Critics raise concerns about Michigan’s gambling blacklist
DETROIT (AP) — Critics are questioning whether Michigan’s voluntary gambling blacklist is an effective way to prevent problematic betting since many Detroit casinos aren’t able to effectively screen banned gamblers.
The Detroit News reports that more than 4,600 people have asked to have themselves banned from Detroit’s casinos forever by joining Michigan’s Disassociated Persons List.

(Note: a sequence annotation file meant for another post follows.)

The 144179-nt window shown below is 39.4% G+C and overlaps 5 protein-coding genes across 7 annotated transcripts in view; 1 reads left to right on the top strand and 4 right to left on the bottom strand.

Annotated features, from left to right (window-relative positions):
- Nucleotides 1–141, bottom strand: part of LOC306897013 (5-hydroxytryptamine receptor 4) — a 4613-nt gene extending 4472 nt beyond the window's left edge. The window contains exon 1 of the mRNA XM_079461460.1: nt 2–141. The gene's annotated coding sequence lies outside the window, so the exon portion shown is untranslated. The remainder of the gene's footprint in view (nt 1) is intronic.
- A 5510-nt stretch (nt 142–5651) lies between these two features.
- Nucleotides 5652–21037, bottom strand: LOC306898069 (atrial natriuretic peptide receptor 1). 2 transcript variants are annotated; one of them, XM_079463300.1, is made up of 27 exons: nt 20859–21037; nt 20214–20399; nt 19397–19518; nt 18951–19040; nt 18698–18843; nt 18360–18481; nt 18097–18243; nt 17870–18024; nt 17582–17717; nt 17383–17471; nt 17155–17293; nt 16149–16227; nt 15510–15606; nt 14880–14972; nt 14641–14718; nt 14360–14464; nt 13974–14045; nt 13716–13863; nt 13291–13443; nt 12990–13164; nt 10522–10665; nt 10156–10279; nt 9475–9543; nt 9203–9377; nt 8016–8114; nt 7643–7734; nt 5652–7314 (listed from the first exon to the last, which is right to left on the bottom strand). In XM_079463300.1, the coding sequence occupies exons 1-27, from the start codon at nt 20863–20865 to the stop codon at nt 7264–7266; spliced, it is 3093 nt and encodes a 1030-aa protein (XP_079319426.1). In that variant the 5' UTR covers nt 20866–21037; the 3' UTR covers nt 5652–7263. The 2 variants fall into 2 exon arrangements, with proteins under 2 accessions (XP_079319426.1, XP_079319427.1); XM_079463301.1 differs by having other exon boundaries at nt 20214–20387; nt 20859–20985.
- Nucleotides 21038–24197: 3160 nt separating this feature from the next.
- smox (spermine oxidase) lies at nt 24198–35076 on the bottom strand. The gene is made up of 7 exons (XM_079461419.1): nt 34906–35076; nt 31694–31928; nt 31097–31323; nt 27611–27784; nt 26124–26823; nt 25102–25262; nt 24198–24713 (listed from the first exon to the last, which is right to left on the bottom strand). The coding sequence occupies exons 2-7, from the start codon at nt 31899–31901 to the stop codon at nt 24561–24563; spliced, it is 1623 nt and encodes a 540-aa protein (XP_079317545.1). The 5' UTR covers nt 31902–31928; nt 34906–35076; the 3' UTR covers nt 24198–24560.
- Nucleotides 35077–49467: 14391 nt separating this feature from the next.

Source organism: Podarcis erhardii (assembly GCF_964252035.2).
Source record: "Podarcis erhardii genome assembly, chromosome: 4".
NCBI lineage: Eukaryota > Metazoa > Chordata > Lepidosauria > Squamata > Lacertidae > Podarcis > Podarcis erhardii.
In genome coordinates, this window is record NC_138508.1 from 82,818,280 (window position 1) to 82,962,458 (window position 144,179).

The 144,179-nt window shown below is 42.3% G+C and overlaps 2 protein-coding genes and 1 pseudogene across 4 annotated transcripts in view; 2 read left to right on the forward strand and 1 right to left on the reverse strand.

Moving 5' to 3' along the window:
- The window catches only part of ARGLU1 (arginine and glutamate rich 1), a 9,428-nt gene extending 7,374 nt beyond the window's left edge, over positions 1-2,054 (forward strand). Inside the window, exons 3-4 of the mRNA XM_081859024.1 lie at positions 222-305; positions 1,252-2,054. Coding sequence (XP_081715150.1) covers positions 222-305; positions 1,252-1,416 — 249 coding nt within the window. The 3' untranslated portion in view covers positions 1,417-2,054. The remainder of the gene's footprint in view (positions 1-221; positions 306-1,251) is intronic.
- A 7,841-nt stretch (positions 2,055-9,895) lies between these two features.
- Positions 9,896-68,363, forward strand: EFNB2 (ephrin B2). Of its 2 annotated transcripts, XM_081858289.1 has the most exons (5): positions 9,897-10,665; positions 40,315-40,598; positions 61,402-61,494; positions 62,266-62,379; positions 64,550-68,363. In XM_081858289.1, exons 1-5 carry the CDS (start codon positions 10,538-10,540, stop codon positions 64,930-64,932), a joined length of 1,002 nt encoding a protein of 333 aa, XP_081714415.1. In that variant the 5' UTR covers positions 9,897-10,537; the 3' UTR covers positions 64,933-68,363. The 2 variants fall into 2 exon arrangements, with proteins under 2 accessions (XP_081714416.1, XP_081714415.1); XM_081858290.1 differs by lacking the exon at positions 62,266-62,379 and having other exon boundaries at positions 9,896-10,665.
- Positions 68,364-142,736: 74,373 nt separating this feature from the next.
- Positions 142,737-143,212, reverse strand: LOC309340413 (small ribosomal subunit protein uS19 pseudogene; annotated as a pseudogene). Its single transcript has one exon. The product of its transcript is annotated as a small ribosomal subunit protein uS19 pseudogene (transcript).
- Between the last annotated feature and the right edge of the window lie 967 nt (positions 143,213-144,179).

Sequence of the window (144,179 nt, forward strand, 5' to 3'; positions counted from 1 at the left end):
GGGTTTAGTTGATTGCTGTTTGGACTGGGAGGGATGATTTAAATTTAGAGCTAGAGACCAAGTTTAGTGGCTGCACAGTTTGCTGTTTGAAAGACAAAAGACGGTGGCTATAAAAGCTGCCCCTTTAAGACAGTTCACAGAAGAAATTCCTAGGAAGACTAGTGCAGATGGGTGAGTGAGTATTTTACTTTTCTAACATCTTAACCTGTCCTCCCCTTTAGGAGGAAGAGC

Signing the list means any subsequent appearance at a Detroit casino makes an individual guilty of misdemeanor trespass. It’s punishable by up to a year in jail and a $1,000 fine.
Michigan Gaming Control Board Executive Director Rick Kalm says it’s difficult for casinos to keep self-blacklisted gamblers out before they win a jackpot.
Detroit attorney Joyce Reasonover is calling for reforms such as making counseling available before people get into legal trouble.